a jazzman's blues review
Photo credit: Tyler Perry Studios/Netflix


Based on a script he wrote 27 years ago, Tyler Perry’s latest film is his “best work yet” says SHIFTER’s Kevin Bourne in his A Jazzman’s Blues review.

Known for delivering Black comedies like Madea, Tyler Perry takes audiences in a different direction with his latest film A Jazzman’s Blues; a coming-of-age period drama about young, forbidden love in the late 1930’s and 1940’s South

The shy and starry-eyed Bayou (Joshua Boone) finds himself in love with Leanne (Solea Pfieffer), a light skinned Black girl facing trouble at home. After being separated, the two young lovers reconnect in Hopewell, Georgia, but under completely different circumstances. The two are separated again when Bayou is forced to flee amidst rising racial tensions in town (think Emmitt Till). His love for Leanne is only matched by his love for his mother, played by Amirah Vann (How To Get Away With Murder). While Bayou finds a new life, and fame, as a jazz singer in Chicago, trouble ensues when he returns to Hopewell to help Leanne escape her husband and to help rescue his mother’s speakeasy business with a not so secret live performance.

The film is rich in southern Black culture, including the soundtrack which features a lot of blues and jazz, and dance sequences at the family speakeasy. It also depicts alarming aspects of the Black experience in the 30’s and 40’s, including lynchings and mulatto women needing to pass as white in order to get by.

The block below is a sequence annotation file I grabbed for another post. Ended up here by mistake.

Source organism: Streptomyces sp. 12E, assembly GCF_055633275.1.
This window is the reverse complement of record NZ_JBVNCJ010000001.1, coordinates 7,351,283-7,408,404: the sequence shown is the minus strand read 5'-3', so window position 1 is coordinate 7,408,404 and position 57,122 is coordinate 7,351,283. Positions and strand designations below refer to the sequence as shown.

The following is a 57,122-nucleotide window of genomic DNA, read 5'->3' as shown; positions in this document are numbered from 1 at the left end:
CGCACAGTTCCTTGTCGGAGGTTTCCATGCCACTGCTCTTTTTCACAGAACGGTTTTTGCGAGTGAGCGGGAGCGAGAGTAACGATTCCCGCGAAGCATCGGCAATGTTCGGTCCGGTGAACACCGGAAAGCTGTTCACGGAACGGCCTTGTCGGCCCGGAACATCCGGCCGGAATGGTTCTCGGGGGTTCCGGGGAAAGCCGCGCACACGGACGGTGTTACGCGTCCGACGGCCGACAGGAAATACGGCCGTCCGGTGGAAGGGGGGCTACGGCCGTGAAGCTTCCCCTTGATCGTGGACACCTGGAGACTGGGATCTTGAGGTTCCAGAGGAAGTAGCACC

While Tyler Perry is known for over-the-top drama in his TV shows, A Jazzman’s Blues, which draws strong comparisons to The Notebook, delivers the kind of drama that pulls at your heart strings and immerses you into the story. Many Black viewers will see elements of their own family history, told around the dining table, in this film.

While Solea Pfieffer’s portrayal of Leanne may at times appear to be whimsical, airy and aloof, and Boone’s portrayal of Bayou appeared naive, the two are playing teenaged characters much younger than themselves early on in the film. By the end of the film the two actors do a good job of depicting the growth and maturity of their characters as they transition into the realities of adulthood. Also delivering a quality performance is Austin Scott (Sistas) as Bayou’s jealous and drug-addicted older brother, Willie Earl.

In the closing scenes, Boone and Pfieffer are spectacular as they deliver heart-wrenching performances that may leave viewers tempted to shed a tear as the film is brought to a climax and their love faces its ultimate test. This is one of the most beautiful depictions of Black love we’ve seen on the big in recent memory.

Perry, who receives a lot of criticism for his work, should also be commended for his directing on this film. While his abilities as a director and filmmaker are sometimes lost in his comedic films, this film is a reminder of why he’s one of the more successful directors and producers today. A Jazzman’s Blues is simply his best work yet.

A Jazzman’s Blues is set for release on September 23, 2022 on Netflix. 

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